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I've been trying to figure out how to associate my models on a project I've been working on for a while, and I've come here for help a couple times before, but I never got a satisfactory answer. I have two models: Post and Image. Every post has several images attached to it and posts can share images, so a HABTM relationship made sense for that, like this:

class Post < ActiveRecord::Base
  has_and_belongs_to_many :images
end

class Image < ActiveRecord::Base
  has_and_belongs_to_many :posts
end

The problem now is that I want each post to have a single 'featured image.' How do I do this? The first thought that comes to mind is a simple has_one :featured_image on the post and belongs_to :post_featured_on on the image, but the problem with that is that the same image can be featured on multiple posts.

So the next idea I came up with is to reverse the relationship: belongs_to :featured_image on the post and has_many :posts_featured_on on the image. The problem with that is that it isn't very semantic and rails doesn't seem to want to let me set a post's featured image from its form, like this in the controller: Post.new(:featured_image => Image.find(params[:image_id]))

So the next idea suggested to me was a second HABTM relationship, like so: has_and_belongs_to_many :featured_images. There's an obvious problem with this, it's plural. I tried putting unique: true on the post_id column in the migration, but that didn't help the fact that I kept having to do this in my code: post.featured_images.first which can be very frustrating.

The last idea I tried was a has_many :posts, through: :attachment and has_one :featured_posts, through: :attachment in place of the original HABTM, but these just seems unnecessarily cumbersome, and rails doesn't seem to want to let me assign the images on the fly this way like Post.new(:featured_image => Image.find(params[:image_id])).

Is there any good way to do this? Have I done something wrong in my previous attempts? Shouldn't this just be a simple foreign key on the post table? Why does it have to be so difficult?

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2 Answers 2

up vote 1 down vote accepted

I like your second idea just fine. The full blown approach is to use a transaction model, such as @depa suggested. The transaction model is great when you want to store additional attributes such as when the Image was made featured for a given post (and perhaps when it was not, as well). But, whether you build that transaction object as well or not, you can just cache the featured image on the post object for quick access. Try just doing this:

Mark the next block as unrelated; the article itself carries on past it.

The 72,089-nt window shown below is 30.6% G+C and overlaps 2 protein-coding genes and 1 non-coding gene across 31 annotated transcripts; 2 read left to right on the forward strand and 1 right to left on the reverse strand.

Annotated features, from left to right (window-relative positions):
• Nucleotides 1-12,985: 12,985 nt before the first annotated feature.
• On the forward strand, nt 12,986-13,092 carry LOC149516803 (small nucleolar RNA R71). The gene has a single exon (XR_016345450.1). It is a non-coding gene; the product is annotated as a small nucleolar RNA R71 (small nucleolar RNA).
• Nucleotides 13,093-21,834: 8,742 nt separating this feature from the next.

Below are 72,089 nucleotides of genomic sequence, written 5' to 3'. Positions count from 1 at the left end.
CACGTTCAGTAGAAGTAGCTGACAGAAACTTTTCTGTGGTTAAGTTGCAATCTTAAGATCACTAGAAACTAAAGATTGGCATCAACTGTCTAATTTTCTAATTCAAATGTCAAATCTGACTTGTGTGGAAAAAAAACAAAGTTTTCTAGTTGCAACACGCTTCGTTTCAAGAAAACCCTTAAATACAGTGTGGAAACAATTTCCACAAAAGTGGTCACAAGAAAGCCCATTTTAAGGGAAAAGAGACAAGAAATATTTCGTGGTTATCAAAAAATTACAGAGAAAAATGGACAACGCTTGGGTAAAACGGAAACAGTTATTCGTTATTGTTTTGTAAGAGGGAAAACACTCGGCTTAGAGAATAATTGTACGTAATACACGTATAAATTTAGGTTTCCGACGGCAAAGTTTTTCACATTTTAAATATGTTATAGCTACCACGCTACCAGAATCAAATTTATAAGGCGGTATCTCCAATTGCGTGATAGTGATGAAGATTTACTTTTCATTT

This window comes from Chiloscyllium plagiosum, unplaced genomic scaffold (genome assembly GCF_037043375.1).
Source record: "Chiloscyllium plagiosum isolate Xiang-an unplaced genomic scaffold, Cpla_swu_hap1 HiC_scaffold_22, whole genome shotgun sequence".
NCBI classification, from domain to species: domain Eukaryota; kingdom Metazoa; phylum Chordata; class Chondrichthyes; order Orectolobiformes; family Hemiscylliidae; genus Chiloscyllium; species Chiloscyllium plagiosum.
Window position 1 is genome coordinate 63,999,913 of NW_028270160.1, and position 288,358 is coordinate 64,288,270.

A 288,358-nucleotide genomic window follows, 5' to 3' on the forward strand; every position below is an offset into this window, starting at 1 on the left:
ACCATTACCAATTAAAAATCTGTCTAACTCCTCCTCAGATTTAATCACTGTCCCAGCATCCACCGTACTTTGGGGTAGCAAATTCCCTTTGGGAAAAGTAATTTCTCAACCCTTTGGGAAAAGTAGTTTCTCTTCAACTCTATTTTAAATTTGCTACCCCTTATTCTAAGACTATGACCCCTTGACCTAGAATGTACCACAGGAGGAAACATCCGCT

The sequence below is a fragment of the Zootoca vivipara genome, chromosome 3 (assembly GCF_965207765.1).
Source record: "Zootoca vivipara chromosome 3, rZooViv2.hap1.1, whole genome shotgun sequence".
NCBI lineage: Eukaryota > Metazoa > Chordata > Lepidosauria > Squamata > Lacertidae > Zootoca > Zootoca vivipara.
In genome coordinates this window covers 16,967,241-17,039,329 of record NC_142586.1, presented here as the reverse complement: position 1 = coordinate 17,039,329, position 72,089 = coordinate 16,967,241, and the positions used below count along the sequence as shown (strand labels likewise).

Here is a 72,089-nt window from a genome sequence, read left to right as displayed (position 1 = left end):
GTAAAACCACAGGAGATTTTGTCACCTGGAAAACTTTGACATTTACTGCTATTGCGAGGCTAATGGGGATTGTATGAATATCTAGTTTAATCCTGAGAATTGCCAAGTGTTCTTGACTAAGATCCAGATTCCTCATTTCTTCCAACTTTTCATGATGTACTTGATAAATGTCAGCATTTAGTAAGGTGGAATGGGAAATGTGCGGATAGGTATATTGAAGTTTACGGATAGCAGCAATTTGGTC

class Post < ActiveRecord::Base
  has_and_belongs_to_many :images
  belongs_to :featured_image, class_name: 'Image'
end

class Image < ActiveRecord::Base
  has_and_belongs_to_many :posts
  # Purposefully not defining an inverse relationship back to Post.
  # You can if you need or want it but you may not.
end

Then, in the controller I'd recommend:

@post = Post.find_by_id(params[:id])
@post.featured_image = Image.find(params[:image_id])
@post.save

You probably didn't have success with this before because of not having attr_accessible :featured_image_id on the Post model. And/or because you were using the wrong attribute name. (It should have been Post.new(featured_image_id: Image.find(params[:image_id])).) Either way, it's good to keep the code a little more object-oriented than all that. The way I laid it out above, you don't have to think about the column name in the database, and can just think about the objects you're dealing with. I.e., just assign the Image to the Post's feature_image reference. Keeping this in mind, I prefer to not set foreign keys as attr_accessible when possible.

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I like this, but I hate having to fatten up the controller at all. By the way, I'm using Rails 4, so no attr_accessible. –  Dylan Karr Sep 1 '13 at 23:48
    
This is what I'm going with. –  Dylan Karr Sep 3 '13 at 0:34

You can do what you want using a has_one :through association.

class Post < ActiveRecord::Base
  has_and_belongs_to_many :images
  has_one                 :featured_image, 
                          :through => :feature,
                          :class_name => 'Image'
  has_one                 :feature
end

class Image < ActiveRecord::Base
  has_and_belongs_to_many :images
  has_many                :featured_images,
                          :through => :features,
                          :class_name => 'Image',
                          :foreign_key => :featured_image_id
  has_many                :features
end

class Feature < ActiveRecord::Base
  belongs_to              :featured_image,
                          :class_name => 'Image'
  belongs_to              :post
end
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